"We believe most of these closures are behind us and expect a more normalized level of closure activity in 2024," Josh Kobza, CEO of Burger King parent company Restaurant Brands International, said during a February earnings call.

The chain has also been working to revitalize its business through a $400 million investment campaign called "Reclaim the Flame." This sweeping initiative includes modernizing the Burger King brand, enhancing its kitchens, remodeling hundreds of restaurants, developing innovative new menu items, and ramping up advertising. Recent earnings data indicates that these efforts are starting to pay off.

Burger King's same-store sales increased 3.8% in the first quarter of 2024, while system-wide sales increased by 2.6%. Kobza said during an April earnings call that the investment campaign "is driving strong early results and positioning us well to outperform in any consumer environment."

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Friendly's restaurant exterior
Rosemarie Mosteller / Shutterstock

Friendly's footprint—like Burger King's—has shrunk significantly in recent years amid plummeting sales and multiple bankruptcies. The family dining chain currently operates around 100 restaurants throughout the East Coast, a far cry from the 500 locations it once boasted in its heyday, according to Restaurant Business Magazine. It shuttered about six locations in 2023 alone amid an 8.1% decline in systemwide sales.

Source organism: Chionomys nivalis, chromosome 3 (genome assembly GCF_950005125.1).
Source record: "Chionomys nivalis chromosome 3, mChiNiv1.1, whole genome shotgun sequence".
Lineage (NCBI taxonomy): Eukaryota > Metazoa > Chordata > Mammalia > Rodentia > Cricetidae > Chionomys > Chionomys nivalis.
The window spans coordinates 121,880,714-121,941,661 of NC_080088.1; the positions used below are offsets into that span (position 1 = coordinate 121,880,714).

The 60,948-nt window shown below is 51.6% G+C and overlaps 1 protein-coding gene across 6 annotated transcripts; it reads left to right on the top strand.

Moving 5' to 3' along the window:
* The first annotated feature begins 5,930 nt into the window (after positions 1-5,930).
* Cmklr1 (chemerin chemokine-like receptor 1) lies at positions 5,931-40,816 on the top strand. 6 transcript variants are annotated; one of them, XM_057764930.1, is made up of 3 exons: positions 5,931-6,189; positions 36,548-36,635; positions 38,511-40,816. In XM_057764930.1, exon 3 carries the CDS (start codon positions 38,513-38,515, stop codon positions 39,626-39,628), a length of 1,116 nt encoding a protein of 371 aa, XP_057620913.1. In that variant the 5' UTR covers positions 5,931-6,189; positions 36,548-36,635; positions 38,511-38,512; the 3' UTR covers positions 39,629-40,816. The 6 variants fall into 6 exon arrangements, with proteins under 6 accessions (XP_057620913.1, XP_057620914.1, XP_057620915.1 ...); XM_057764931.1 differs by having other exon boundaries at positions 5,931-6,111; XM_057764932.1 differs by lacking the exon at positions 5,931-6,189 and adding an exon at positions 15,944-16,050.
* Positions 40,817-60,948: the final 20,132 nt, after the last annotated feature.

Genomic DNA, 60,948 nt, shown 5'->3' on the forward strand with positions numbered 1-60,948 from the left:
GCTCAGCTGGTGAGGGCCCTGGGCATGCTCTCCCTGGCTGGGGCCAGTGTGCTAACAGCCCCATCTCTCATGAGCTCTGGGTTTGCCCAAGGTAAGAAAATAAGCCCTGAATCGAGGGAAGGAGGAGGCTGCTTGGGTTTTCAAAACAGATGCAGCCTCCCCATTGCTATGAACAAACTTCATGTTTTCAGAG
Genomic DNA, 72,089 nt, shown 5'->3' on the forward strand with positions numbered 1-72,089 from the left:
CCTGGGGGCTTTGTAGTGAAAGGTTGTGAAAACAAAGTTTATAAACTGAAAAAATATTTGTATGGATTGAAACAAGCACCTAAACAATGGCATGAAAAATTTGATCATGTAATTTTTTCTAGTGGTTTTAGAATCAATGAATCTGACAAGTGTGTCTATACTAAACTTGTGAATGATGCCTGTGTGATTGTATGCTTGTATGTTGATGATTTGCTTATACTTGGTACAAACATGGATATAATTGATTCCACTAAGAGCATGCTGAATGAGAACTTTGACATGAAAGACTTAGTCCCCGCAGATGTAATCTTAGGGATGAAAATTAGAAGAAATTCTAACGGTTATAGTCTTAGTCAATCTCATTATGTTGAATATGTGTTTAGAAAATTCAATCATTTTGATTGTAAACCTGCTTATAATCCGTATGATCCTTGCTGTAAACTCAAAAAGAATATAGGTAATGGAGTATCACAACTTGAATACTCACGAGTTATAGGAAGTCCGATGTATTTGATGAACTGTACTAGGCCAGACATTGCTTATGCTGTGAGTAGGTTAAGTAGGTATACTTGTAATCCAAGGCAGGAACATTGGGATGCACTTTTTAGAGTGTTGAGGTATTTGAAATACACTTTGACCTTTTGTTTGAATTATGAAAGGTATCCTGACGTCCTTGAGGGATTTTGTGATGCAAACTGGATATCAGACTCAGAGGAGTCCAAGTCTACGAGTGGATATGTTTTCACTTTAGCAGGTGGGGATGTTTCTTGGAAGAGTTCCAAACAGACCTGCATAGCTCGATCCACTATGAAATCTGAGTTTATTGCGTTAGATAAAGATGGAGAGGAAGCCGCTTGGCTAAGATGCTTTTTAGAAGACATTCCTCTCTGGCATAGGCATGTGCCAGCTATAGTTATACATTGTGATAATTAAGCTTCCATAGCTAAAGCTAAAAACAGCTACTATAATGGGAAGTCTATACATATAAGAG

However, the spate of extensive Friendly's closures may finally be coming to an end. Sherif Mityas, CEO of Friendly's parent company Brix Holdings, recently told Restaurant Business Magazine that the brand only expects to shutter around three more stores due to leases not being renewed or the restaurants themselves no longer being feasible. Friendly's has also started to open locations again with the recent debut of a store in Orlando, Fla.—and it expects to open three to five additional units next year amid its comeback.

Corner Bakery

Corner Bakery

Corner Bakery's future looked uncertain when it filed for Chapter 11 bankruptcy protection in February 2023, a move meant to keep it in business while it reorganized tens of millions of dollars in debt. A little over a year later, things are starting to look up for the bakery-café chain.

The restaurant and real estate operator SSCP Management bought Corner Bakery out of bankruptcy just a few months after the filing last year. The company began revamping the Corner Bakery business soon after by bringing in a new group of executives to run the company, improving employee training programs, and enlisting the marketing agency Champion to help promote the brand, among other initiatives.

These comeback efforts have already begun to pay off. In a February 2024 update, Corner Bakery announced that average unit volumes (the sales each individual store sees on average) had increased by $200,000 in the previous six months. Looking ahead, the company plans to remodel most of its corporate-owned locations to improve the dining experience and open five to seven new restaurants in 2024.